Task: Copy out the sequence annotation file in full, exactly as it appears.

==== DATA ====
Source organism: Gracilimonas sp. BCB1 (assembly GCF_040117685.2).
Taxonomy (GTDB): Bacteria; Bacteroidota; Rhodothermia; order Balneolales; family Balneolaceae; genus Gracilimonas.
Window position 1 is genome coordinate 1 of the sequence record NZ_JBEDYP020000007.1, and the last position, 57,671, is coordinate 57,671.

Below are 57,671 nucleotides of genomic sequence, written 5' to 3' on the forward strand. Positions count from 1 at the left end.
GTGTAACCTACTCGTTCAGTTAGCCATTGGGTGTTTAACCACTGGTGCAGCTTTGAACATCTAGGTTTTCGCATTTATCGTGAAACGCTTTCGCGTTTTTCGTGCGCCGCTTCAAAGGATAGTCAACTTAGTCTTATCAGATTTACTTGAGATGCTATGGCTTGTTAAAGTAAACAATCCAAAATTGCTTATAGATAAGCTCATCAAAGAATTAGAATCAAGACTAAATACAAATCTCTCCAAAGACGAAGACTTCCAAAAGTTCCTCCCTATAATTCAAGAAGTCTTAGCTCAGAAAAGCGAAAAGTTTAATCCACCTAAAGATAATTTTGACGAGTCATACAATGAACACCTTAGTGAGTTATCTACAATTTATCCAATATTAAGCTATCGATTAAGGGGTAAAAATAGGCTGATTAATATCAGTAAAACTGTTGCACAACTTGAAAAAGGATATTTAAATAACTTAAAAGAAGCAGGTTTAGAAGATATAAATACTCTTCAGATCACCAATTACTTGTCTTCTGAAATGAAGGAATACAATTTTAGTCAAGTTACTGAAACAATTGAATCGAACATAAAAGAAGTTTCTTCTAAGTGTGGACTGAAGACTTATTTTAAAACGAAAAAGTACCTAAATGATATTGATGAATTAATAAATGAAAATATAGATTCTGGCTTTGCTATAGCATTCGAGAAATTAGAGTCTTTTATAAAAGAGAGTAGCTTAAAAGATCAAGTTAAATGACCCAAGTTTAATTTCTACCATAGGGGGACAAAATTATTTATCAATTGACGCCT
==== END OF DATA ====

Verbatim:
Source organism: Gracilimonas sp. BCB1 (assembly GCF_040117685.2).
Taxonomy (GTDB): Bacteria; Bacteroidota; Rhodothermia; order Balneolales; family Balneolaceae; genus Gracilimonas.
Window position 1 is genome coordinate 1 of the sequence record NZ_JBEDYP020000007.1, and the last position, 57,671, is coordinate 57,671.

Below are 57,671 nucleotides of genomic sequence, written 5' to 3' on the forward strand. Positions count from 1 at the left end.
GTGTAACCTACTCGTTCAGTTAGCCATTGGGTGTTTAACCACTGGTGCAGCTTTGAACATCTAGGTTTTCGCATTTATCGTGAAACGCTTTCGCGTTTTTCGTGCGCCGCTTCAAAGGATAGTCAACTTAGTCTTATCAGATTTACTTGAGATGCTATGGCTTGTTAAAGTAAACAATCCAAAATTGCTTATAGATAAGCTCATCAAAGAATTAGAATCAAGACTAAATACAAATCTCTCCAAAGACGAAGACTTCCAAAAGTTCCTCCCTATAATTCAAGAAGTCTTAGCTCAGAAAAGCGAAAAGTTTAATCCACCTAAAGATAATTTTGACGAGTCATACAATGAACACCTTAGTGAGTTATCTACAATTTATCCAATATTAAGCTATCGATTAAGGGGTAAAAATAGGCTGATTAATATCAGTAAAACTGTTGCACAACTTGAAAAAGGATATTTAAATAACTTAAAAGAAGCAGGTTTAGAAGATATAAATACTCTTCAGATCACCAATTACTTGTCTTCTGAAATGAAGGAATACAATTTTAGTCAAGTTACTGAAACAATTGAATCGAACATAAAAGAAGTTTCTTCTAAGTGTGGACTGAAGACTTATTTTAAAACGAAAAAGTACCTAAATGATATTGATGAATTAATAAATGAAAATATAGATTCTGGCTTTGCTATAGCATTCGAGAAATTAGAGTCTTTTATAAAAGAGAGTAGCTTAAAAGATCAAGTTAAATGACCCAAGTTTAATTTCTACCATAGGGGGACAAAATTATTTATCAATTGACGCCT